Matt has come a long way since he burst on to the Dallas dining scene a little more than four years ago during his first solo gig at Campo (formerly in Bishop Arts). He stands out because of his passion and eccentric creativity, starting with the seasonal ingredients he meticulously selects, sometimes foraging or even growing himself, peculiar protein choices, using cuts of meat often overlooked, right down to drawing out precisely how a dish should appear when plated.

Matt-McCallister-FT33-Beet-Salad

Photo Credit: B&B Food Media

I asked McCallister about his recent JBF nod and the Dallas snub. Here’s what he had to say, “Its’ been a crazy year since opening FT33. I don’t know, its nice to get recognition, especially when you work 90-100 hours every week and you’re just trying to put out the best food you know how to. I’m blown away by all the accolades we’ve received. We’ve got a great team. I think Ugyer and Tesar are both doing really great things and it’s also nice to see so many friends I know across the country being nominated as well.”

Chef McCallister hosts Guest Chef Dinners at FT33 on the third Monday of each month, he recently hosted a dinner with JBF Finalist – Best Chef Southwest, Bryce Gilmore of Barley Swine (Austin). But never fear, coming up on June 16th he will host another with JBF Finalist – Best Chef Northeast, Matt Jennings of Farmstead (Rhode Island). Later this year on August 18th, you can also catch JBF Semifinalist – Best Chef Southwest, Seth Siegel-Gardner of Pass and Provisions (Houston).

Matt’s not too sad about the JBF shut out though, last week he was named Food & Wine’s Best New Chef of 2014, he went on to say, “Even though Dallas is out of JBF this year, it’s still great to see so many Texas and especially Dallas restaurants progressing really fast in the dining scene. I’d like to see less quantity of restaurants openings but an even higher caliber restaurants opening in Dallas to keep that going and evolving from here.”

NOTE: The video plays in Firefox and Internet Explorer, but if you use Chrome or Safari and receive an error code on the video, click here to view on YouTube: http://youtu.be/qCM0cT2-i58

www.FT33Dallas.com

1617 Hi Line Drive, Suite 250

Dallas, TX 75207

(214) 741-2629

www.facebook.com/ft33dallas

Twitter: @FT33Dallas @ChefMattMcCallister

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Chipotle Coupons Support the Dallas Farmers Market

On August 6, 2013, in Shopping, by Bev Garvin
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Get Free Produce at Dallas Farmers Market this Weekend

JT Lemley, Lemley's Produce, Certified Organic, Local Farmer, Shed 1, Dallas Farmers Market

JT Lemley’s Produce (Shed 1 Dallas Farmer’s Market) has sold his locally grown goods at the farmers’ market since 1976!

Chipotle Mexican Grill is celebrating National Farmers Market Week by giving away $10 currency tokens at the Dallas Farmers Market! Get yours this weekend (August 10th – 11th) when you  stop by the Chipotle tent at the Dallas Farmers Market. Redeem your $10 currency token that day from farmers at the market for free produce of your choice. Tokens will be given away to the first 250 market-goers who stop by the Chipotle tent until noon each day, while supplies last.  Once redeemed, Farmers will receive back the full cash value of their collected tokens from Chipotle. This local farmers market initiative is part of Chipotle restaurants’ national campaign to donate $110,000 to 55 farmers markets across the country. The Chipotle tent won’t be serving food, but in addition to the $10 produce tokens, they will also be giving away recipe cards for classic menu items like its’ famous salsa and guacamole, “Grow Your Own” cilantro seed packets and a Chipotle coupon for a buy-one, get-one free (burrito, bowl, taco or salad entrée) menu items that can be redeemed at any area Chipotle location. What a great way support buying local, eating healthy and giving back to the community in a healthy way.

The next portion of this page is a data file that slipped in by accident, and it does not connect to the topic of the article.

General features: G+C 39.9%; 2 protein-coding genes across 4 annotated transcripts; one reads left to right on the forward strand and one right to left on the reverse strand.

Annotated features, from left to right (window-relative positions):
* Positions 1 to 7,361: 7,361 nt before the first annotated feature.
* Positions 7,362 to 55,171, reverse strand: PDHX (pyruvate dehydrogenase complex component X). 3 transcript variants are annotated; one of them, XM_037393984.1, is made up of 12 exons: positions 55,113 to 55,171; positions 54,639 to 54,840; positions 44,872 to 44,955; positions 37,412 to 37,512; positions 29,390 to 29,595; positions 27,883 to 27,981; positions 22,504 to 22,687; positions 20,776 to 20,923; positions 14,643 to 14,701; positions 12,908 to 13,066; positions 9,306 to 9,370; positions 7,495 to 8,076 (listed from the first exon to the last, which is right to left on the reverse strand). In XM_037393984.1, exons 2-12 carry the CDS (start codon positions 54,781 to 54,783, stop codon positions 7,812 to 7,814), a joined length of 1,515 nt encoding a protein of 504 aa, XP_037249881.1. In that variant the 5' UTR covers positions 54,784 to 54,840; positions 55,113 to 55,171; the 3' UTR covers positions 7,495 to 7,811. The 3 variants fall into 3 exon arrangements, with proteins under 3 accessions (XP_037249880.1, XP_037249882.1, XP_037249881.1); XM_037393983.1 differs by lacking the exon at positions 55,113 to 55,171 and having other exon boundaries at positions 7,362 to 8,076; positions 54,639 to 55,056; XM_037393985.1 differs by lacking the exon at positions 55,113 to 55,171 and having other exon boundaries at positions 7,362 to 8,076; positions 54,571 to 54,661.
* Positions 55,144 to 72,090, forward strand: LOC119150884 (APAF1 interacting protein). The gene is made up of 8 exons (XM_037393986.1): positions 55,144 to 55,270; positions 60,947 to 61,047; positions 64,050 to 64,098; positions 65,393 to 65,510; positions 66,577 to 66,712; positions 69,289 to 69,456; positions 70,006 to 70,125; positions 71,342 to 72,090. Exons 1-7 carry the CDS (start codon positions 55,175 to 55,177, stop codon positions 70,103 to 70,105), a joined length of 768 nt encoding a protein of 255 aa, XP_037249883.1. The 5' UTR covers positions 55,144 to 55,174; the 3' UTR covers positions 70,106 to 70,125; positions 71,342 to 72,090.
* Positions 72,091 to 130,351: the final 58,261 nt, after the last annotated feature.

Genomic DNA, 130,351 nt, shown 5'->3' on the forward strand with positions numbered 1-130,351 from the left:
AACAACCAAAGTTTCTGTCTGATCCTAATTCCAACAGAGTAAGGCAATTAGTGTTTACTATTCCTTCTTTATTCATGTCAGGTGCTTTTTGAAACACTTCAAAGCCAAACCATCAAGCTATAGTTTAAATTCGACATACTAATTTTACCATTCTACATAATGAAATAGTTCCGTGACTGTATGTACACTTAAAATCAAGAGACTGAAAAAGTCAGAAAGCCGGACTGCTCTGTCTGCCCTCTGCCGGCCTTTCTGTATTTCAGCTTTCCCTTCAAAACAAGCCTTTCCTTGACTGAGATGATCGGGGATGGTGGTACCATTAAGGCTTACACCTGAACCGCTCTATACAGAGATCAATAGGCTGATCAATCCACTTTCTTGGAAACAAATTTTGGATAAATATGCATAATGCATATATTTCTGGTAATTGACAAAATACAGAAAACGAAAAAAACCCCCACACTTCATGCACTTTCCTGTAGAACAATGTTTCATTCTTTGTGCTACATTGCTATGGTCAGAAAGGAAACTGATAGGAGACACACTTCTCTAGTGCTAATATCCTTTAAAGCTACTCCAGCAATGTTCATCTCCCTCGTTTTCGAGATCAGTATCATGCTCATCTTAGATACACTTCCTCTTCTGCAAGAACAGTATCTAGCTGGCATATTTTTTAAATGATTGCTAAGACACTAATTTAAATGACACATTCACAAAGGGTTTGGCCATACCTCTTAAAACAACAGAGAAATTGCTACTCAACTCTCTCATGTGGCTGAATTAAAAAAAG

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About Chipotle’s “Food with Integrity”

“For nearly two decades, Chipotle has been committed to bringing customers better food from more sustainable ingredients, and we believe that supporting local, family owned farms is an important part of this,” said Chris Arnold, communications director at Chipotle. “Local food not only tastes better, but is better for the environment and contributes to vibrant communities throughout rural America.” Through its’ vision of Food With Integrity, Chipotle is seeking better food from using ingredients that are not only fresh, but that—where possible—are sustainably grown and naturally raised with respect for the animals, the land, and the farmers who produce the food.

Mexican Grill is the largest national restaurant company to commit to organic, green earth-friendly practices. Today, Chipotle restaurants source 100% of their meat (pork, beef and chicken) from naturally raised animals that are raised humanely, in open environments, fed vegetarian diets and are never given hormones or antibiotics. Chipotle will soon offer Tofu to its menu, and its’ produce is from locally sourced (within 350 miles of the restaurant) certified organic farmers, whenever possible, and Chipotle has vowed to limit use of genetically modified ingredients “GMOs” or eliminate them wherever possible. Chipotle is also uses green practices in their operations like recycled napkins, and burrito bowls, aluminum and other eco-friendly initiatives. This video describes their culinary philosophy and how it supports these initiatives.